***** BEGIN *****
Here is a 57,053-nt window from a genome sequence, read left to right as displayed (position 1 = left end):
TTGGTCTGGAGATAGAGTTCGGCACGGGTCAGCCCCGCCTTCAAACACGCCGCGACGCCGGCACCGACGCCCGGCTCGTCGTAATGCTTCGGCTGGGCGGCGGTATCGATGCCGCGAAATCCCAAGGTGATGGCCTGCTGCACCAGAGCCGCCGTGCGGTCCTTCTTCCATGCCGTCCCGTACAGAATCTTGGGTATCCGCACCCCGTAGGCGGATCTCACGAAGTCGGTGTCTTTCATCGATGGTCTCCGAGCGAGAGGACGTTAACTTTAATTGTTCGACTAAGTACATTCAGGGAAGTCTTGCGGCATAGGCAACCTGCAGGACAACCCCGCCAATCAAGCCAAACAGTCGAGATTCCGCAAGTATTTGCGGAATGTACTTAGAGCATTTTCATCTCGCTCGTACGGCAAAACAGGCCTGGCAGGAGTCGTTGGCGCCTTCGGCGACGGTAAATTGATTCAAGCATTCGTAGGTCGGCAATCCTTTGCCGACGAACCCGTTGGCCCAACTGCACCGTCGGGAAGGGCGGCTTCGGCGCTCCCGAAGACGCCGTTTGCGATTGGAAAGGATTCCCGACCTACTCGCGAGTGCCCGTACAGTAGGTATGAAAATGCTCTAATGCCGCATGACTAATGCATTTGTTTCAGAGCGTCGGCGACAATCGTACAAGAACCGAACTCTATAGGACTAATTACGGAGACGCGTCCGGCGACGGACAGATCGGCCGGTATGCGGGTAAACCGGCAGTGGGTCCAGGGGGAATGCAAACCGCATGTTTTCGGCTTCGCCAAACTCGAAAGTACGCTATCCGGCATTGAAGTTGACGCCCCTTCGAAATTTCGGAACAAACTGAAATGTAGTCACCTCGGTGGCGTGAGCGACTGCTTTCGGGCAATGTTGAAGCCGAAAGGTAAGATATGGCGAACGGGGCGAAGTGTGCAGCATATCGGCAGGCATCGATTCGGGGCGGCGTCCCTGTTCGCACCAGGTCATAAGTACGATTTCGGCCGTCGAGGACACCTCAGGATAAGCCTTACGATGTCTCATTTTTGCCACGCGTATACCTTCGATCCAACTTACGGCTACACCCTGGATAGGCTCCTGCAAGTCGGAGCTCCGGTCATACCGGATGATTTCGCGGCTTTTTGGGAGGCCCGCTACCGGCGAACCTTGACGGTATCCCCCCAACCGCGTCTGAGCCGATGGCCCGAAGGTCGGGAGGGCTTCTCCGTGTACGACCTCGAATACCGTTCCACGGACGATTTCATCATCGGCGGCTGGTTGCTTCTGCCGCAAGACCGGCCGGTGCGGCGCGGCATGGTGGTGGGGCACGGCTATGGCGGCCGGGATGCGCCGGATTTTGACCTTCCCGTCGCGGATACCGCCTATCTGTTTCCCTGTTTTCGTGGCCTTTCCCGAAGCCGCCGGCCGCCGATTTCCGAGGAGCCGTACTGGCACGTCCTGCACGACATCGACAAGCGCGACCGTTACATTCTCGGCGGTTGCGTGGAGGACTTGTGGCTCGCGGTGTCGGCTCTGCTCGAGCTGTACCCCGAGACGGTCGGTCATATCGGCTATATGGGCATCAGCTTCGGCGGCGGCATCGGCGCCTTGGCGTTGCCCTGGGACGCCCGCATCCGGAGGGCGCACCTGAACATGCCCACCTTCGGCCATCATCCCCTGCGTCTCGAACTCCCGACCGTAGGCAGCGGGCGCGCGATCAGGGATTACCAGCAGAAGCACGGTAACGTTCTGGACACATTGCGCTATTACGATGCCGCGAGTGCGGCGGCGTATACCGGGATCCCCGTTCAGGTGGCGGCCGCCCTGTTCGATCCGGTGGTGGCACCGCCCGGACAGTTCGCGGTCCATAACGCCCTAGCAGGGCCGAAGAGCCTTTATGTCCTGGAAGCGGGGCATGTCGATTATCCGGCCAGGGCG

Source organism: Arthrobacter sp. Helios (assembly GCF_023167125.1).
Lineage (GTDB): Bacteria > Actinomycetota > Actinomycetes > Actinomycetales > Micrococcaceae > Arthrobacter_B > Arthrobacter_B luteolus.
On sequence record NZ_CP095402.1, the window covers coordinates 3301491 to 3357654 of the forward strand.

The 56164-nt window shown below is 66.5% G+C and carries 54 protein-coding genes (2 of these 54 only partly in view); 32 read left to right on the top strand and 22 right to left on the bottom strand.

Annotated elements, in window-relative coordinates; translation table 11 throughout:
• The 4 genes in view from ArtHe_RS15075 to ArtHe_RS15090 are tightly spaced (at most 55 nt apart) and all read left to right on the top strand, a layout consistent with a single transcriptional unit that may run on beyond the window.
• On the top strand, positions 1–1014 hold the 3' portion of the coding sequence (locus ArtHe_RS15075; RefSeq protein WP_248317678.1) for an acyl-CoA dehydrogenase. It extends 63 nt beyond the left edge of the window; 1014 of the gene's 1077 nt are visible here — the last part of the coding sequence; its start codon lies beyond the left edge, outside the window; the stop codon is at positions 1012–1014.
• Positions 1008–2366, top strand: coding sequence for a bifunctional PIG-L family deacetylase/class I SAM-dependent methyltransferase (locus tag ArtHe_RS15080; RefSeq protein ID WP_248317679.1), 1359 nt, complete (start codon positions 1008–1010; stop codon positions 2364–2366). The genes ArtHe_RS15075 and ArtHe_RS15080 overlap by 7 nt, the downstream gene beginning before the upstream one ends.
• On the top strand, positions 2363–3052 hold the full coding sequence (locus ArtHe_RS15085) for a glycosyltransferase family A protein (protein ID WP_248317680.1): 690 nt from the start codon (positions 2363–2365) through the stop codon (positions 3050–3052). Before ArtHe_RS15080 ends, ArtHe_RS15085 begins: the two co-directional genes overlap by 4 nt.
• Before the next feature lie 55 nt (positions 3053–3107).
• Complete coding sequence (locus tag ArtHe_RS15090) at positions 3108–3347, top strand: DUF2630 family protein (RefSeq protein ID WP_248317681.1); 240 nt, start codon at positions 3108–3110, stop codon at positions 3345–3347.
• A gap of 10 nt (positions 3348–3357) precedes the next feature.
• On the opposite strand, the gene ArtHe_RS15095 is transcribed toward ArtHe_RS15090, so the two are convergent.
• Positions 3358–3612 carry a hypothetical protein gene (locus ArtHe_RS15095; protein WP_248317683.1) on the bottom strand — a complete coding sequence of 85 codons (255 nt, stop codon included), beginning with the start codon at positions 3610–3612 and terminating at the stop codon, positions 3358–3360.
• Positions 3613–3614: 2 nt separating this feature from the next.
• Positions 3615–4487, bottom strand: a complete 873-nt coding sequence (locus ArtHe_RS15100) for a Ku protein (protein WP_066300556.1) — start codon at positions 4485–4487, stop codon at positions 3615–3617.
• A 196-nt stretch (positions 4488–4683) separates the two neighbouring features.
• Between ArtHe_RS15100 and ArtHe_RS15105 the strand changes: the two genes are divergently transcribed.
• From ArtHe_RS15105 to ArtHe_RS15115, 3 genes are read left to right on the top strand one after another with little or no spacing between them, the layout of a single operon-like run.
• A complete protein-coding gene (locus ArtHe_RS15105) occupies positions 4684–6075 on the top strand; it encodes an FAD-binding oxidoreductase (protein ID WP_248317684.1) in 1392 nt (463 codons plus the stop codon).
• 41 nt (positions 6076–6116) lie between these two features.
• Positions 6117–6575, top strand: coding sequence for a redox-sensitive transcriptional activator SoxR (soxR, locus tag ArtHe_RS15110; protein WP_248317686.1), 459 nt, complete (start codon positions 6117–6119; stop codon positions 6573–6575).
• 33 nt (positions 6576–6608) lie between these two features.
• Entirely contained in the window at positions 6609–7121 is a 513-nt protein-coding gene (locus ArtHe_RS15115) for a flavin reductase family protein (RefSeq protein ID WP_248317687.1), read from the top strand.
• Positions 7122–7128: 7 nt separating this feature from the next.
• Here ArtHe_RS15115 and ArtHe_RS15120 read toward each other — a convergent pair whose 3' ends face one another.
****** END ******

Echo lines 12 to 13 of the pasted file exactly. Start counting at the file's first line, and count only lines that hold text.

• Before the next feature lie 55 nt (positions 3053–3107).
• Complete coding sequence (locus tag ArtHe_RS15090) at positions 3108–3347, top strand: DUF2630 family protein (RefSeq protein ID WP_248317681.1); 240 nt, start codon at positions 3108–3110, stop codon at positions 3345–3347.